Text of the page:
The long and short of it is that my collection is live and well, and not without new additions. The only thing that threatens further growth is space and the lack thereof, but I’ve said that before.

Elton John by Elton John: 50 Years On.

In 1970 I was fifteen and a sophomore at beautiful Carlmont High School in Belmont CA. I played soccer, though not very well. At my alma mater, soccer is a winter sport. We’d play in the rain and the mud, which is what the football players left us after their season was over. What I mostly remember is rain, mud, and dark by the time practice was over.

I couldn’t drive, so my understanding mother was tasked with picking me up from practice that winter of 1970-71. She’d show up in the ’64 Mercury Comet that remained in the family a long time, pick me up in the parking lot and drive me home in time for dinner. There were two songs on the AM radio I remember well from those soccer practice pick-ups. One was “If You Could Read My Mind” by folk singer Gordon Lightfoot. To this day I remain a fan of the great Canadian folksinger and I have many of his records.

The other song was “Your Song” by this Briton named Elton John. It was a weird name with last name first and first name last. But the song was beautiful and breathtaking. I loved it then and love it still. I bought the album Elton John 50 years ago and I still have my original copy. Certainly, Elton went on to be much more than the quiet piano-playing songwriter of 1970.

The album begins with “Your Song,” which became the big single on that album. It’s one of those tunes that is timeless. It’s a song that has been covered and made it’s way into at least two movies, Baz Luhrman’s Moulin Rouge, and John’s autobiographical Rocketman. It may be my favorite Elton John song together with “Mona Lisas and Mad Hatters.” I suppose it isn’t odd that the best song on a fifty-year-old record has the most noise and most pops from repeated playing.

But there are plenty of great songs on this record. Continuing on side A there’s the lovely “I Need You To Turn To,” and the commanding “Take Me To the Pilot.” I used to think that the country-influenced “No Shoestrings On Louise” was strictly a throw-away song, but tonight I thought it was great. It seemed like a very Jagger-influenced tune, but Elton always enjoyed a great country song on his albums, so it set the stage for more.

Side B featured a pile of less well known but great songs. Beginning with “60 Years On,” in the vein of “My Generation,” but a bit more palatable to adults, it’s followed by the wonderful gospel-influenced “Border Song.” The songs that follow-“The Greatest Discovery,” “The Cage,” and “The King Must Die” are all solid if unspectacular.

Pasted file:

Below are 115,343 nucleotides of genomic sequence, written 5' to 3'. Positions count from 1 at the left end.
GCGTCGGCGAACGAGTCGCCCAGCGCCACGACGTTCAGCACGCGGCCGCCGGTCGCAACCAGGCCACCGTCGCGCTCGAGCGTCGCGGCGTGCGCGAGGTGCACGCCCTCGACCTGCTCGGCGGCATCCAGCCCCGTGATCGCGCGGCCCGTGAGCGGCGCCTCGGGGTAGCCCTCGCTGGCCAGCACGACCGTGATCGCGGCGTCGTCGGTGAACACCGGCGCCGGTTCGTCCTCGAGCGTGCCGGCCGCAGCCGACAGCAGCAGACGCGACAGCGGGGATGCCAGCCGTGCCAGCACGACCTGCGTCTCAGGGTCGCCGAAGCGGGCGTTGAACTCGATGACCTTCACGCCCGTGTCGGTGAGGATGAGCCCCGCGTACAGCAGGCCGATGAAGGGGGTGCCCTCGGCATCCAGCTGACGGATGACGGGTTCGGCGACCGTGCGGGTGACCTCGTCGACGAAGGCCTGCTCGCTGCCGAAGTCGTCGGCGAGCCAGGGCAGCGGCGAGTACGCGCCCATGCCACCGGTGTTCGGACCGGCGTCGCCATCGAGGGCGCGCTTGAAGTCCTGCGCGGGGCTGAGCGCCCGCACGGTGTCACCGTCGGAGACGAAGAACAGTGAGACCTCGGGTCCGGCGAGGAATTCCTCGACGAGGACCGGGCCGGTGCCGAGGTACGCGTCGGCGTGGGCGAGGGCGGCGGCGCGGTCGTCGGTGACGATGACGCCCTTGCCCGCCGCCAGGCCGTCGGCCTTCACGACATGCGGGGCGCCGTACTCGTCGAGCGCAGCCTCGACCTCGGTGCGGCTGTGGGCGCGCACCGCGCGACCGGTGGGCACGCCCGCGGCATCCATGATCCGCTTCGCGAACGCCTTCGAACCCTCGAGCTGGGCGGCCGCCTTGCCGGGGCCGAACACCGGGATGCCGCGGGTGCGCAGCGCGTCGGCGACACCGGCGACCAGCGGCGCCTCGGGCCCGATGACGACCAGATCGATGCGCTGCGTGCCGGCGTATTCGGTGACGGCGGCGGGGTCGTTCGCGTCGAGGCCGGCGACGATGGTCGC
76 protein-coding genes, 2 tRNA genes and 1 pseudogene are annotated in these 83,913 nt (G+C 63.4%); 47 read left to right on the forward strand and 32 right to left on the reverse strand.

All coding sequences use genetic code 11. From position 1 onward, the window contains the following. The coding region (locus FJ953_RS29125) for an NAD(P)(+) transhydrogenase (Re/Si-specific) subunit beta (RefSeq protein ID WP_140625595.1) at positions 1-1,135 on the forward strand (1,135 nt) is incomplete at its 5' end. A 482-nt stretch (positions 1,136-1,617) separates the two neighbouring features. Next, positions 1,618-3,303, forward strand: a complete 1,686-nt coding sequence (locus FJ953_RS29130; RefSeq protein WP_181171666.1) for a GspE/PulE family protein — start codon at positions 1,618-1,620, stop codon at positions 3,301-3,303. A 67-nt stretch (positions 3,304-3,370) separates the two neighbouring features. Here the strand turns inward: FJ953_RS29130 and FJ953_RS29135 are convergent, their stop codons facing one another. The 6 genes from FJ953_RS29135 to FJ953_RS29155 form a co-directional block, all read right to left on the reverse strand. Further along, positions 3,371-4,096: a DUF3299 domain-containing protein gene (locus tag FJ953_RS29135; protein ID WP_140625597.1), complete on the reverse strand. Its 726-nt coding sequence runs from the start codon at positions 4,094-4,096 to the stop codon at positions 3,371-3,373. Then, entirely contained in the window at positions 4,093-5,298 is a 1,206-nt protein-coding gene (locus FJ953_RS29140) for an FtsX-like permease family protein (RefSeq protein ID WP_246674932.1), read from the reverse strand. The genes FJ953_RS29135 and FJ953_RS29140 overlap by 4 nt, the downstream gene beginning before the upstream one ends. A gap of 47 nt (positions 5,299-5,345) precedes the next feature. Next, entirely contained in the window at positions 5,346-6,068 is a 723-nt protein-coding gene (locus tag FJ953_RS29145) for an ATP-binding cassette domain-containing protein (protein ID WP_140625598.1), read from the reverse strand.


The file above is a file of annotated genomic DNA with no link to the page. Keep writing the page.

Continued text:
This album, John’s second after the earlier release of Empty Sky in 1969, has a bunch of good songs written with Bernie Taupin. Sadly, with the exception of “Your Song,” they were largely forgotten as John’s star rose and exploded into a solid string of singles and albums that followed over the next five years. The seeming shy and reticent piano player was replaced with the flamboyant performer in platform shoes, gigantic glasses and costumes bordering on the ridiculous. In 1987 John revisited many of them in his Live In Australia album.

In many respects this is a remarkable record. While the singer/songwriter movement was already underway with Jackson Browne, James Taylor and others announcing their arrivals, John was among the few to appear behind a piano. He joined the likes of Randy Newman, whose first release was in 1969, and ahead of Carole King’s first release, Writer in May of 1970, and almost a year ahead of mega-smash Tapestry. The album also features a Moog synthesizer in “The Episode On Hienton” and “The Cage,” which was still pretty unusual in 1970.

Though the album certainly has some songs better than others, I still think it holds together pretty well. If it has a weakness, I would point to the production by Gus Dudgeon. There was a very heavy-handed use of orchestral backing in some of the songs that really wasn’t necessary. Today, I find it distracting.

Still worth a listen after all these years.

Coda: Led Zeppelin’s Finale

This is a tough record to write about. I think if you tackle Led Zeppelin, with all the Zepheads out there, you gotta know your stuff. I freely confess that I know some, just not enough. I was really a album One, Two or Four guy, the stuff after, not so much.

Coda was the end. In 1982, when the record was released, John Bonham was dead. The band was split up. Robert Plant was releasing his first solo record. The band had one album required to fulfill its contract with Atlantic, and Jimmy Page stepped in to make sure that happened. Page selected eight songs to fill out the album, and while it was dismissed at the time, it’s a solid record.